Coot du Jour: Autumn through Spring
Like mushrooms after rain, American coots sprout on the surface of the lake in early autumn. The antics of 70 or 80 over-wintering birds amuse me until spring, but before the trees have finished leafing out they are gone. I never see them arrive, and I never see them leave.
No Time Like the Present: Winter
Winter is the time for waterfowl on Sands Lake. Because so much water moves through from the hatchery the lake remains open even in the coldest days of winter. Common and Barrow’s goldeneye, buffleheads, scaup, wigeon, and more fill the lake with noise and motion and offer consolation for the absence of warblers and swallows.
This is from a series of posts by MABA resident artist Barry Van Dusen
Graves Farm Wildlife Sanctuary, Williamsburg on June 27, 2015
I was intrigued to read on the Graves Farm Wildlife Sanctuary trail map that the coldwater streams on the property support wild brook trout (Salvelinus fontinalis), and I decided that my first task would be to check out Nonnie Day Brook and see if I could spy any of these elusive and beautiful fish. The water was unseasonably low when I arrived at the brook (a result of a very dry month of May), but the habitat looked entirely suitable to native trout, so I walked up and down the banks, scanning the pools and riffles with my binoculars at close focus.
I observed a number of black-nosed dace (Rhinichthys atratulus), but no brookies. The cool, clear waters flowed around moss-covered rocks and over areas of golden gravel and sand, and my mind wandered back to other places where I’d seen wild brook trout. Along a roadside ditch in the White Mountains of New Hampshire, I once watched adult brook trout less than 3 inches long in water less than 4 inches deep! And, in the Blue Ridge Mountains of Virginia I once watched schools of brookies in bright spawning colors gathering in the pools of a tumbling mountain stream.
In low-water or warm water conditions, these fish seek out deeper pools or underwater springs that provide the temperature and oxygen levels they need, so I was not surprised to find them absent from the brook under the current conditions. Dissapointing… but then I reconsidered – I’m an artist, and I can paint my own vision of a Nonnie Day brook trout, whether I had seen one or not! I made some notes on the streambed habitat and took some photos. Back in my studio, I gathered up brook trout references I’d gathered in the past and painted my own vision of a Nonnie Day Brook Trout!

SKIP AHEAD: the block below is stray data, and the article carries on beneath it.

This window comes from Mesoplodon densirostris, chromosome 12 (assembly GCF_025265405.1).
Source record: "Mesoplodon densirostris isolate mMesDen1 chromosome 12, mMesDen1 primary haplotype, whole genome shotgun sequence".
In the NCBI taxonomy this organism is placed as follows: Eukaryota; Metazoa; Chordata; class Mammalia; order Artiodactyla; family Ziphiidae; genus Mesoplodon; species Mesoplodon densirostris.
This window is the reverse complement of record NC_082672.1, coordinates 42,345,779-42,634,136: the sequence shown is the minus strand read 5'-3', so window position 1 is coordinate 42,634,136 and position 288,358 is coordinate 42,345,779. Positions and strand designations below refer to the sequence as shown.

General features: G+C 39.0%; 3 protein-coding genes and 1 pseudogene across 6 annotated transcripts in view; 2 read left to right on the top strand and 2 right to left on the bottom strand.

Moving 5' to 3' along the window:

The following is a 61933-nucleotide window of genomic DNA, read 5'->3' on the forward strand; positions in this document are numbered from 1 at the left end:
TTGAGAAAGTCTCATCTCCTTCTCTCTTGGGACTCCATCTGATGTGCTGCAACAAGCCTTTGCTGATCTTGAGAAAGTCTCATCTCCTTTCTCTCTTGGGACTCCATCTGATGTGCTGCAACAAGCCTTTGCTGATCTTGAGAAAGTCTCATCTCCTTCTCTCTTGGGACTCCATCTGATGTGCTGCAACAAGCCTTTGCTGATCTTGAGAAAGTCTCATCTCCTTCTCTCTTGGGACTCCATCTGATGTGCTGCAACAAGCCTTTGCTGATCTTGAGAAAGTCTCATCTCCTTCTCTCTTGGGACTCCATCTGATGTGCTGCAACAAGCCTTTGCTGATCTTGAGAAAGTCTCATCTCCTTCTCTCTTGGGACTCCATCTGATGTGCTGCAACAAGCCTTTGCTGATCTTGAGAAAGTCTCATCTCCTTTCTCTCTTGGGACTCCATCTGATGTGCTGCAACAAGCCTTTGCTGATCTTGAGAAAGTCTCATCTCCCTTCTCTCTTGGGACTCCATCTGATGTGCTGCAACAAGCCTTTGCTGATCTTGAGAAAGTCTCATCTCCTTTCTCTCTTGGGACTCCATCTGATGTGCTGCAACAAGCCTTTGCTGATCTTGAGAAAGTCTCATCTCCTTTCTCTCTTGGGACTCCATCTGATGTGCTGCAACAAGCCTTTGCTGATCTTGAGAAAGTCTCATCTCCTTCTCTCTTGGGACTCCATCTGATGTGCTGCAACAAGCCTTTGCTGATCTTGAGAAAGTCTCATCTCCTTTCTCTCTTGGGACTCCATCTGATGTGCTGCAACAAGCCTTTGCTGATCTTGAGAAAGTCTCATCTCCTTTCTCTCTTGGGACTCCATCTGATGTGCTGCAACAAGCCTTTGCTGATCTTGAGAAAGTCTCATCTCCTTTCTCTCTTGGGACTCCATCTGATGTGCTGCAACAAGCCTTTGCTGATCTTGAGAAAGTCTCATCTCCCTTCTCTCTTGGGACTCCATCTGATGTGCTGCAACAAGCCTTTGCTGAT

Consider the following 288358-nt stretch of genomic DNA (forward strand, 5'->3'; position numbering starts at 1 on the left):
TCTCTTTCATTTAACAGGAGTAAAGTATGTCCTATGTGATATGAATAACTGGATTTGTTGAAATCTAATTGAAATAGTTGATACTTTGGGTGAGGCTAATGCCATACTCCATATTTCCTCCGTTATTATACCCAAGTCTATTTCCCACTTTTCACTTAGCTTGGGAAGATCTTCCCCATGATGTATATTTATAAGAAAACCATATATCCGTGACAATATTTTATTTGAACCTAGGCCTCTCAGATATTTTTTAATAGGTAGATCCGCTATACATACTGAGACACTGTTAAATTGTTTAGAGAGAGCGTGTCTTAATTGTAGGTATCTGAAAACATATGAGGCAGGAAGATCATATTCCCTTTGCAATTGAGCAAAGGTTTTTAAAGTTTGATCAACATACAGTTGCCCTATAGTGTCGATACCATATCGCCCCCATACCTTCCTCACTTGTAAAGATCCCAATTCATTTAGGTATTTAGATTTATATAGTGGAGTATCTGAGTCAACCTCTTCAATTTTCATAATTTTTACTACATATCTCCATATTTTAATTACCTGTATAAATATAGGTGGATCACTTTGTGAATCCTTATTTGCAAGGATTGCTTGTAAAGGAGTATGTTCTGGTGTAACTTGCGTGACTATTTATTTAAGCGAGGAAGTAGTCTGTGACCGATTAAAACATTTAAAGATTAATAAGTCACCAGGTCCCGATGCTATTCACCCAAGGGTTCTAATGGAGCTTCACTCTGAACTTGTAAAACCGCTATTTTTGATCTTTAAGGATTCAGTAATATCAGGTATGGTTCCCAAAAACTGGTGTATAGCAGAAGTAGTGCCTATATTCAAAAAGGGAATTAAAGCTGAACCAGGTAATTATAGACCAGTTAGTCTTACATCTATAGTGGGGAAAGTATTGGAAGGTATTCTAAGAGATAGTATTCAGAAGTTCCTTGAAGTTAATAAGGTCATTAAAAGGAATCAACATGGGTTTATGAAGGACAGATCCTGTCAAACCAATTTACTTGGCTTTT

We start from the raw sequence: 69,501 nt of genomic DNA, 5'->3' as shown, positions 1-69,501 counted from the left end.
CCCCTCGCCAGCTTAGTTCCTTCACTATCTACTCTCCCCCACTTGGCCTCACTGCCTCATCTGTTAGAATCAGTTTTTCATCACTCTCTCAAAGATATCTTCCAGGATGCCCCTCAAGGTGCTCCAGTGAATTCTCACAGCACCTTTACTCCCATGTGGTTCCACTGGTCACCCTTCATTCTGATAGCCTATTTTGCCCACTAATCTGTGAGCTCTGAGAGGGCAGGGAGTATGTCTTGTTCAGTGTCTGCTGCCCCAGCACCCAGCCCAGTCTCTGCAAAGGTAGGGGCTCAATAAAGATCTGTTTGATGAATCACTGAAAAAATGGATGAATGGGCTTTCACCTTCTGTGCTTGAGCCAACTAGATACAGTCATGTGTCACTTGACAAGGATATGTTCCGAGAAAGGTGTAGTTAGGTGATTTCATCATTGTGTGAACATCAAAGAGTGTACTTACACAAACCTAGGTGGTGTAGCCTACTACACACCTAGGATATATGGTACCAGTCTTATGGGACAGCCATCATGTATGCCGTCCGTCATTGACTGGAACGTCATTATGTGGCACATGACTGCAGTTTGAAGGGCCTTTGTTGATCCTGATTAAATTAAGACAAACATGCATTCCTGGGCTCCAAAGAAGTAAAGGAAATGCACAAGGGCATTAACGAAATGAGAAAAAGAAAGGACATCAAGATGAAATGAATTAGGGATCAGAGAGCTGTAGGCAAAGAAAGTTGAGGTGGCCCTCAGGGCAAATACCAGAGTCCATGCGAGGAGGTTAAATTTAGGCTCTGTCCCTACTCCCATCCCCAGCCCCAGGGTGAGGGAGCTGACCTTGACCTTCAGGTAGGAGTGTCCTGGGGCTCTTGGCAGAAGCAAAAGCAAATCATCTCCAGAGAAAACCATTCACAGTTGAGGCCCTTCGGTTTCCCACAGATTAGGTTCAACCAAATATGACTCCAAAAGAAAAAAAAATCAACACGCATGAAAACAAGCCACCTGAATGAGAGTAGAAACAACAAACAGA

There are some VERY impressive trees in the forest around Nonnie Day Brook. One huge old white pine was particularly awe-inspiring. I spent some time walking around the massive trunk and gazing up at its vast height. Photographs just don’t convey the scale of this behemoth, but here’s one anyway…
Later, I wandered across Adams Road into the big hayfield – not yet mowed. It was filled with red-winged blackbirds and tree swallows, who perched cooperatively on orange-painted wooden stakes while I drew them.
Further west, where Joe Wright Brook passes under the road, a Green Heron also posed for me while I made more sketches…
This is from a series of posts by MABA resident artist Barry Van Dusen
Drumlin Farm Wildlife Sanctuary, Lincoln on June 10, 2015
This is certainly the busiest sanctuary I’ve visited so far on my residency. At 9:30 a.m. the parking lots are nearly full and the place is hopping, with buses full of school children arriving for the morning programs and tours. I soon find, however, that most of the visitors are headed for the Farm Yard with all its animal exhibits, working farm, wildlife sanctuary and more. The trails up onto the drumlin are quiet and peaceful!
From the drumlin’s summit (270 ft.), I’m captivated by the wonderful view down into the fields that dominate the southern end of the sanctuary. This is where the produce for the Drumlin Farm CSA is grown, and where other fields are set aside for wildlife. I get right to work on a watercolor, and as I’m painting I watch several groups of visitors touring the CSA operation. You can see one of these groups in the center right of my watercolor.
A watercolor like this is a study in greens – I think I’ve used nearly every green that it is possible to mix from the yellows and blues on my palette – which intentionally does not include any green pigments! I’ve found most commercially available green pigments to be too artificial and raw, and I much prefer to mix all of my greens. Note the shift in temperature of these various greens – some very cool and bluish and others very warm and yellowish. These contrasts in color temperature are what make the painting come alive!
After lunch I’m back out on the trails, this time in search of birds. I linger by the big dead trees that stand in the middle of the WHIP Field. They are a magnet for birds, so I set up my scope and watch the parade. A kingbird, an oriole, tree swallows and a bluebird come and go, but the best models are a pair of red-winged blackbirds. They linger long enough for me to sketch and paint them.
Back near the overflow parking area I notice movement in an unmowed area near the split rail fence, and find two females, and one male bobolink. The meadow here is a verdant tangle of vetch, milkweed, and a yellow-blossomed flower I can’t identify. This mix of vegetation adds color and variety, and I take some digital photos of the plants to supplement my drawings of the birds. Back in the studio, I put together this larger watercolor using my field references.